LumaStream gets $10M in new funding

Tuesday, February 18, 2014
Margie Manning
Eric Higgs, LumaStream CEO

A new round of funding is lighting up the balance sheet at LumaStream.

LumaStream, a St. Petersburg-based firm that manufactures intelligent LED lighting systems, received a $10 million injection of new capital from several investors, including a number of “super angels” and a few individuals, from both in Florida and out of state, said Eric Higgs, CEO. The funding was led by a Toronto, Ontario-based investment group whose members include W. Geoffrey Beattie, a member of the board of directors of General Electric Co. (NYSE: GE).

The investment is “an excellent validation of what we are doing,” Higgs said.

Beattie will become an advisor to LumaStream, along with Anthony Caldarone. Jonathan Webster will join the LumaStream board, a statement said.

The new capital allows LumaStream to expand and further product development, Higgs said. “We have a new space in St. Petersburg that triples our capacity where we are doing research and development, prototyping and where we have our corporate offices,” he said. The company plans to move the production of its core power driver technology from Waterloo, Canada to St. Petersburg, partnering with local contract manufacturers.

The company, with a staff that numbers in the mid-30s now, also is hiring in engineering, product configuration, shipping and management, Higgs said.

It’s the second round of funding for LumaStream, which earlier received $1.5 million in seed capital.

Funding for early-stage companies in the Tampa Bay area is challenging, Higgs said. There’s strong civic support for such firms and the passion for building technology hubs here is strong, but “this state needs to put a concerted effort into attracting capital,” he said.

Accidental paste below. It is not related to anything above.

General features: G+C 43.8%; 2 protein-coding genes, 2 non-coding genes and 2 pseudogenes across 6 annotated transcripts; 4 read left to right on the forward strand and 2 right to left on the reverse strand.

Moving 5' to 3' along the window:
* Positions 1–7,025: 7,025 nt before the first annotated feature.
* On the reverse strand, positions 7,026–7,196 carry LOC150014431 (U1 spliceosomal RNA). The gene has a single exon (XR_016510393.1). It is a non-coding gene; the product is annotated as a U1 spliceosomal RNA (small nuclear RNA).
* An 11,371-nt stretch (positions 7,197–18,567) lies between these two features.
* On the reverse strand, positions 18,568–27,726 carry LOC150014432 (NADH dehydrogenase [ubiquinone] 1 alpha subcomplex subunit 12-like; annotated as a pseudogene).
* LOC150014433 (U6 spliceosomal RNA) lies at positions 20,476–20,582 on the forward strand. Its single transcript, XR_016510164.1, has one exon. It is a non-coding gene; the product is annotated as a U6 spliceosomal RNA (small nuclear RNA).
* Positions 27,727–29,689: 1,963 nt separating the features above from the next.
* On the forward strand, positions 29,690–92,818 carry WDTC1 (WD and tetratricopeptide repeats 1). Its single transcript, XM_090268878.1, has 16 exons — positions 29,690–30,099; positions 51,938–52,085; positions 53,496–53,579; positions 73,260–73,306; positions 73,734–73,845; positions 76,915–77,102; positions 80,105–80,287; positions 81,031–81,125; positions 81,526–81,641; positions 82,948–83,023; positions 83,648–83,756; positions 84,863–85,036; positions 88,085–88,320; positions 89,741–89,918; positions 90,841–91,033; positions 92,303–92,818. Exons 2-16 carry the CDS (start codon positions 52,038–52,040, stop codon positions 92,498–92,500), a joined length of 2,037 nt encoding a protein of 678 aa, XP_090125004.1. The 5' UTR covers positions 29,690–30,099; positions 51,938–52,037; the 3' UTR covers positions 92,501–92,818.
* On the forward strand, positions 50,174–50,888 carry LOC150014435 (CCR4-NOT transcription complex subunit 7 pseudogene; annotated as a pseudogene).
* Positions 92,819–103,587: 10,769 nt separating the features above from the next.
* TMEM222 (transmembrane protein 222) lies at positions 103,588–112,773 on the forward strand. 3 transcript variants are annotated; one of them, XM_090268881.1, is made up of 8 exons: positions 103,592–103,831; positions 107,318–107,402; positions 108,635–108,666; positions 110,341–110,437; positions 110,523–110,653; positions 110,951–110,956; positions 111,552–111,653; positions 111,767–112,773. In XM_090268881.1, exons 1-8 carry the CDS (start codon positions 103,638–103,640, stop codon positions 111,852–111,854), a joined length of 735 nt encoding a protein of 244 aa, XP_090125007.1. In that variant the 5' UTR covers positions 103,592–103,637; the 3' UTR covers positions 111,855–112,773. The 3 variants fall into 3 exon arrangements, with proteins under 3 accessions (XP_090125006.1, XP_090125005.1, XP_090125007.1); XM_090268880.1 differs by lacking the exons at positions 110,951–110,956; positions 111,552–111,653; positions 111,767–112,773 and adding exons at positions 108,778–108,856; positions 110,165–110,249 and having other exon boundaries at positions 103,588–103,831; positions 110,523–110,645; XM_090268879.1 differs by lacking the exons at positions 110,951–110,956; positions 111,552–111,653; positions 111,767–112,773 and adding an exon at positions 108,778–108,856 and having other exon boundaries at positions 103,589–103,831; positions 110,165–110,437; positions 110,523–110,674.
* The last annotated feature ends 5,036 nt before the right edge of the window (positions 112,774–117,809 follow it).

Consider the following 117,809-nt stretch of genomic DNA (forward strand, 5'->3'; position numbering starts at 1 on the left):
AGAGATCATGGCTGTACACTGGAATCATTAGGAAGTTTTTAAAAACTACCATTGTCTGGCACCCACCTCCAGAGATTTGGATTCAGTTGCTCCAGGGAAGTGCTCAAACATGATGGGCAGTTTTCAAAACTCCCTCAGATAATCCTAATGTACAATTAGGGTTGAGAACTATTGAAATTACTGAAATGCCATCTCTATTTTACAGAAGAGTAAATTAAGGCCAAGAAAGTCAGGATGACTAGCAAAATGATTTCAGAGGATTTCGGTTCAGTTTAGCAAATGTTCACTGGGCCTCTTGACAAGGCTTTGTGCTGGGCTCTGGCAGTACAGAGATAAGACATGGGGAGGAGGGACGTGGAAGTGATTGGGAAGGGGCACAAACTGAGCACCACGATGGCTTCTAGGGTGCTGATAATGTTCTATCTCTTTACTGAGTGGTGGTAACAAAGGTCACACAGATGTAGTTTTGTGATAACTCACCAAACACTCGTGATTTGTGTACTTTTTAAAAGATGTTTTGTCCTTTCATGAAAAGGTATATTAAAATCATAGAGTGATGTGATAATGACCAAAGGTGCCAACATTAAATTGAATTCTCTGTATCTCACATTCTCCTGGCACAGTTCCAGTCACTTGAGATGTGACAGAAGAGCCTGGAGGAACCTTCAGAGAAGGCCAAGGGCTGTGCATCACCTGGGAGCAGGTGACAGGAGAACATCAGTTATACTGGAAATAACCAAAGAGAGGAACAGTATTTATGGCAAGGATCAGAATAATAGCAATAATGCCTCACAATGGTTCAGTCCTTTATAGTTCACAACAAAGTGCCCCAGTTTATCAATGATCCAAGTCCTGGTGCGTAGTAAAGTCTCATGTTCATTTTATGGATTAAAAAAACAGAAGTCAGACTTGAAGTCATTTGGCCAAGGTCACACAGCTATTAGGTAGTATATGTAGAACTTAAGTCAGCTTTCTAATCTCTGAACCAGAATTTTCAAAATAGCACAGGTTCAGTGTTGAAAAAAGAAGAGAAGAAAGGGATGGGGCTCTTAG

“Eighty percent of our capital has come from out of state and out of the country at this point. That shows the challenges,” he said.

LumaStream’s technology addresses and resolves problems in the LED industry – specifically, lighting fixtures that are packed with electronics to take high-voltage power to low-voltage power. Those electronics fail in many cases, limiting the longevity of LEDs, Higgs said.

“We’ve come up with technology that allows us to take the electronics out of each fixture,” he said. LumaStream has developed remote intelligent power supplies that convert and control power digitally. “We’ve simplified what’s in the fixtures.”

The company is targeting multiple location accounts, including the restaurant, hospitality and retail industries, where it can install systems that are scalable and repeatable. Changes in commercial building codes regarding energy efficiency work to the company’s advantage, Higgs said. “Our technology allows us to meet codes in a more robust manner than traditional LED solutions.”

Tampa Bay Business Journal